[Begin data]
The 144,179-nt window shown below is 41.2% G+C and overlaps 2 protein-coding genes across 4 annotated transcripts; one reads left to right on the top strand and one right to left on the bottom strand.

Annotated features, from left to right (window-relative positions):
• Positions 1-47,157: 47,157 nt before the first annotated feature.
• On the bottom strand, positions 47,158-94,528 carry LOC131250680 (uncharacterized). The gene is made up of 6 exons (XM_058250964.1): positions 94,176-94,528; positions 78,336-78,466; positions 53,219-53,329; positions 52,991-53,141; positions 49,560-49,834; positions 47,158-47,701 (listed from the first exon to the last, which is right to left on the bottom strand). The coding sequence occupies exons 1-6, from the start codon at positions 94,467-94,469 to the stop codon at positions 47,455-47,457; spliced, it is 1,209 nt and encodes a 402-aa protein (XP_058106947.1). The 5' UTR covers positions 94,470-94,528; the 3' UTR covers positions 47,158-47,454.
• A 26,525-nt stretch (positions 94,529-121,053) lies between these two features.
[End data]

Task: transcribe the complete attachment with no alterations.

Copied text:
The 144,179-nt window shown below is 41.2% G+C and overlaps 2 protein-coding genes across 4 annotated transcripts; one reads left to right on the top strand and one right to left on the bottom strand.

Annotated features, from left to right (window-relative positions):
• Positions 1-47,157: 47,157 nt before the first annotated feature.
• On the bottom strand, positions 47,158-94,528 carry LOC131250680 (uncharacterized). The gene is made up of 6 exons (XM_058250964.1): positions 94,176-94,528; positions 78,336-78,466; positions 53,219-53,329; positions 52,991-53,141; positions 49,560-49,834; positions 47,158-47,701 (listed from the first exon to the last, which is right to left on the bottom strand). The coding sequence occupies exons 1-6, from the start codon at positions 94,467-94,469 to the stop codon at positions 47,455-47,457; spliced, it is 1,209 nt and encodes a 402-aa protein (XP_058106947.1). The 5' UTR covers positions 94,470-94,528; the 3' UTR covers positions 47,158-47,454.
• A 26,525-nt stretch (positions 94,529-121,053) lies between these two features.